The basketball session ended when someone suggested a few rounds of Just Dance. Before long, the attendees were twirling along to “Let It Go,” and even the most timid attendees were dancing.
Six local residents participated for the first time in Club Elevate, a day program started by Jim Hukill, Executive Director of the Lift Disability Network. There are 6 spaces left.
The club is for adults with developmental disabilities and has been Hukill’s dream for 25 years. He said he is excited to see the community reaction to the Lift Disability Network’s new initiative.
“We are very excited about the future of this new venture,” said Hukill. “I believe it embodies the vision and ethos of what we do. Lift is built on several key values. One of those core values is Relationships are about relationships, and Club Elevate aims to provide an environment that nurtures relationships, giving individuals the opportunity to connect with others and build lifelong friendships.”
Members spend the day together building relationships, social and life skills, and community connections.
Stacie Rouse was hired by Lift to build the program prior to its January 9th launch. She had previous experience with her day program and was enthusiastic about working with The Lift and Club Her Elevate.
Rouse has an assistant, Andrew Vacca, and several daily volunteers who help keep the program running smoothly each day and help with field activities, excursions, and meals. More volunteers are needed for daily activities, especially community outings, Rouse said.
Six families who have already joined the club are thrilled with the program.
“They have been so encouraging and so grateful,” Rouse said. “Several[parents]have told me, ‘I’m so happy to finally find the right place for my child.’ Club members love it. Alex said, ‘You guys.’ I love being with you,’ he said.”
Club Elevate has been a blessing for 21-year-old Ben’s mom, Jennifer Goble. He likes music and dancing, but when participants start playing basketball, which he doesn’t care about, he chooses between playing with others or sitting alone.
“It broadens his horizons,” said Goble.
The program is designed to provide new potential interests and allow participants to develop skills for a more independent life. Club members work on a social skills plan each semester, he said. This may include how you speak and behave in public.
These skills are worked on as a group and individually. Each member’s plan can be adjusted throughout the semester based on individual progress and input from staff and parents.
Monthly field trips in the community allow them to put into practice the skills they have learned.
“They talked about horses, what they had to do to become police horses, what kind of calls they would get. Or we would go to the park and have a picnic,” Rouse said.
Upcoming excursions include bowling, watching movies, and visiting the zoo.
Tuition is $75 per day and includes rental of all equipment, activities, staff and space. Excursions are an extra charge. The only requirement is that club participants must be able to feed themselves and use the restrooms on their own.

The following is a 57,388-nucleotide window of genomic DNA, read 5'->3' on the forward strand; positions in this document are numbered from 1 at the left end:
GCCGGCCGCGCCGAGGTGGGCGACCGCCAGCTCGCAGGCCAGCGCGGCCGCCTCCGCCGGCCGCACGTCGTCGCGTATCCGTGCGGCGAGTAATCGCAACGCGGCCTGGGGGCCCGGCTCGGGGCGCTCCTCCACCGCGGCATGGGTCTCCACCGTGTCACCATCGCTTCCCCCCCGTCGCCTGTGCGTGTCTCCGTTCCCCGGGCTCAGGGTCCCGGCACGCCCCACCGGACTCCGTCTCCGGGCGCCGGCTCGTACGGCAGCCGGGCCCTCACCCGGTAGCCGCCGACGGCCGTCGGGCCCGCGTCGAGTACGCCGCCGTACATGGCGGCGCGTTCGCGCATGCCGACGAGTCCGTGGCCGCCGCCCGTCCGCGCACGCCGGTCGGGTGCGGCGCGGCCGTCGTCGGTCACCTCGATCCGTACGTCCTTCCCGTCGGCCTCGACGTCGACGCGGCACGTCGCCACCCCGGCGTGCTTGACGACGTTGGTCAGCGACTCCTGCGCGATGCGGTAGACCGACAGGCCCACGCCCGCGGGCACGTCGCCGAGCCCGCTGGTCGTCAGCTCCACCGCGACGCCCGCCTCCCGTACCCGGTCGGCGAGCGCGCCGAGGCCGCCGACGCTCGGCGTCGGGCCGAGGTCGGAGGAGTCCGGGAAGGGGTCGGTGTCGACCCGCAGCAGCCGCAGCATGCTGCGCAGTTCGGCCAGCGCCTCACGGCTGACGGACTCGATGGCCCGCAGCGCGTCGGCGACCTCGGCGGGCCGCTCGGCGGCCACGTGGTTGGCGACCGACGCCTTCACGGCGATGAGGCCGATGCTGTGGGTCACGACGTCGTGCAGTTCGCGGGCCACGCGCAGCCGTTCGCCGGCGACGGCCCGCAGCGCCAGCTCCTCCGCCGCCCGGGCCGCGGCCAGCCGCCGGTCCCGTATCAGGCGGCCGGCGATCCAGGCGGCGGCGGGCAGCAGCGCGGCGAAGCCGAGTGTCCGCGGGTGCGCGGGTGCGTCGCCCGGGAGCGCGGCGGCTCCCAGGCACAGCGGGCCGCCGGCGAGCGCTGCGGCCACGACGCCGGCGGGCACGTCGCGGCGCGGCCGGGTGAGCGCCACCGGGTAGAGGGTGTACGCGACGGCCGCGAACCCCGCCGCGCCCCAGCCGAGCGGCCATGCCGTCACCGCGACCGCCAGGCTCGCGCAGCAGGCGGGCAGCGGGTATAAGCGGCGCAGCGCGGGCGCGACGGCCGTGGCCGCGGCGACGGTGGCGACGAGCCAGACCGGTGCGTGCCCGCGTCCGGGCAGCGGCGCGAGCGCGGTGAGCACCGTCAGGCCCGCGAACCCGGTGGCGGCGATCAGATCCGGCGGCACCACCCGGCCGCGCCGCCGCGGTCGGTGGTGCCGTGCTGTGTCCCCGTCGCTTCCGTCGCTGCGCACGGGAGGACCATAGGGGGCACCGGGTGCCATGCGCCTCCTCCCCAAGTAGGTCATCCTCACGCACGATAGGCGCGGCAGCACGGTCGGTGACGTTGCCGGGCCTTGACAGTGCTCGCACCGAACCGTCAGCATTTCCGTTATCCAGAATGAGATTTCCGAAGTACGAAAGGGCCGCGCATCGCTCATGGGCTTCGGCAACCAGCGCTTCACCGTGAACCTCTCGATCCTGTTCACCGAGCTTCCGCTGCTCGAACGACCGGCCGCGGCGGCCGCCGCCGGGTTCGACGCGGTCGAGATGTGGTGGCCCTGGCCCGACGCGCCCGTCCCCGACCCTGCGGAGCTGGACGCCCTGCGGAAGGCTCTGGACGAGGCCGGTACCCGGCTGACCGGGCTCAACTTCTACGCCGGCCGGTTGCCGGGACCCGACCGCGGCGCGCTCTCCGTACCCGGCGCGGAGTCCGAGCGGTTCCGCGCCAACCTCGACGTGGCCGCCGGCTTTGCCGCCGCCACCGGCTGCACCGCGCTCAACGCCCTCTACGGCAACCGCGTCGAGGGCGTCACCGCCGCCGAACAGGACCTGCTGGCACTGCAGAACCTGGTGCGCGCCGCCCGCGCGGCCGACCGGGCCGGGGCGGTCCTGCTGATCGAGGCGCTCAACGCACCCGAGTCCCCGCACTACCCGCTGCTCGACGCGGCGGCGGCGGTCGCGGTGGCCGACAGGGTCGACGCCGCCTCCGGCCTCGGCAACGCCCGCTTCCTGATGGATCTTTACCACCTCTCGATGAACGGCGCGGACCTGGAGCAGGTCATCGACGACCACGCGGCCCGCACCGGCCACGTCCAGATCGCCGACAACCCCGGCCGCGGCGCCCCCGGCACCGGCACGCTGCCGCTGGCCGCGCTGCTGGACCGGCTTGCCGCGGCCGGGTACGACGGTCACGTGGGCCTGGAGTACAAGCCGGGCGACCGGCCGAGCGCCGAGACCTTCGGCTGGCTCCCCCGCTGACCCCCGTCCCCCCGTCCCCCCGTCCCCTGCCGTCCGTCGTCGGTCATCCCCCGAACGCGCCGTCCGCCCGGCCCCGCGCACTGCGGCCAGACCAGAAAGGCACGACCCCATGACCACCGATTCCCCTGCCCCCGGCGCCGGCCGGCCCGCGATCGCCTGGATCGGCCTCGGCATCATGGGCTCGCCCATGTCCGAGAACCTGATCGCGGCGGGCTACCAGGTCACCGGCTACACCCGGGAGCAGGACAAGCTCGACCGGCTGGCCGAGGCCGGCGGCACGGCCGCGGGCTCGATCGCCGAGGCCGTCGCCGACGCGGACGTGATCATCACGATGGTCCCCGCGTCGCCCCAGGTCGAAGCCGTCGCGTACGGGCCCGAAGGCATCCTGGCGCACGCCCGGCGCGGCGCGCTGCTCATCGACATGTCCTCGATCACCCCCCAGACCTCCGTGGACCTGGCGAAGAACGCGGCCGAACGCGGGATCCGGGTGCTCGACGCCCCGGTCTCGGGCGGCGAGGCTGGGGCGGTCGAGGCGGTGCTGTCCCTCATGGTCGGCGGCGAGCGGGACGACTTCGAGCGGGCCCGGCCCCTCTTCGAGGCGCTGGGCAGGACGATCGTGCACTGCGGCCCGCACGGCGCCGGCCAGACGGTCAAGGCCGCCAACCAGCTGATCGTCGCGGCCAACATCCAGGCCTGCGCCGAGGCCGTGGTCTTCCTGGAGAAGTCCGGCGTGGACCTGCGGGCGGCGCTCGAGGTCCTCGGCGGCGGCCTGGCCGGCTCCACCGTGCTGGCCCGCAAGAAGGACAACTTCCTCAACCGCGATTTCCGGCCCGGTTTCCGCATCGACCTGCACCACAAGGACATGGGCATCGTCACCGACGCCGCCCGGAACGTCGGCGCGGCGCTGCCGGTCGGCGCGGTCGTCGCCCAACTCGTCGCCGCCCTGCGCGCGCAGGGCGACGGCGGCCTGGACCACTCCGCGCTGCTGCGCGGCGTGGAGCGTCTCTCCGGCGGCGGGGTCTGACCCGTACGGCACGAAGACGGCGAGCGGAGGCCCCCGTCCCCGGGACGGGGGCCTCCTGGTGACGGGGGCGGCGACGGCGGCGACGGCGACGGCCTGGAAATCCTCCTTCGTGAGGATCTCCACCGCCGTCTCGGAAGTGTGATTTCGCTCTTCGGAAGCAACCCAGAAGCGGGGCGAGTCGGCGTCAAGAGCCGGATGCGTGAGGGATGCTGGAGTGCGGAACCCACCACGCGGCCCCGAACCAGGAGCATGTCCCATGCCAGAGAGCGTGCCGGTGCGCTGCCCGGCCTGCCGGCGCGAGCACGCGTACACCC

Goble says his son Ben is having a great time.
“He’s incredibly outgoing, incredibly outgoing…and he always wants to go on adventures, so I always have to come up with ideas,” said Goble. “He can get the social behavior he needs, which gives me a chance to breathe and relax and I can take care of myself for a few hours.
“Then the days I have him, I have more energy to entertain him and I’m not as tired,” she said. ’ is saying.”
She said she was grateful that Ben was somewhere safe and happy.
Rouse says this is just the first of several stages for Club Elevate. The first is a club-like atmosphere with an emphasis on socializing, but next year we plan to launch a training program that will provide work skills and independent living skills.
“It’s the closest place to the hallway of the building,” she said. “Another day program in West Orange County for life skills and vocational training. You have to find the right fit.”
Once Phase 2 is ready, Club Elevate will enlist community partners for onsite training.
expression of the heart
“For over 25 years, we have been working towards this moment,” said Hukill. “Our work at Lift suggested we build an organization in West Orange County that would give citizens the opportunity to receive services they could access rather than across town. We have had many events, projects and outreach, but this is the first program that builds on our daily efforts to serve our community.”
Hukill understands the need for accessible services and opportunities for success. He was born with a neuromuscular disorder and has used a wheelchair for his mobility since he was six years old.
“As Winter Garden and the surrounding area expand, we will be able to provide care to local families living with disabilities,” he said. “This is very important to me and to the team at Lift.”
Hukill and his wife, Rhonette, started the Lift Disability Network in 2006 with a vision of creating successful families where one member has a disability.
“Club Elevate is also an expression of Lift’s heart in that it cares about families who face disability issues every day,” said Hukill. “Through this warm and caring environment, we have the opportunity to touch family life every day.
“God has given us hearts to serve those who are overseen and often denied the opportunity. This is personal to us, that’s who we are, and today we celebrate another way to “improve the lives of families with disabilities.”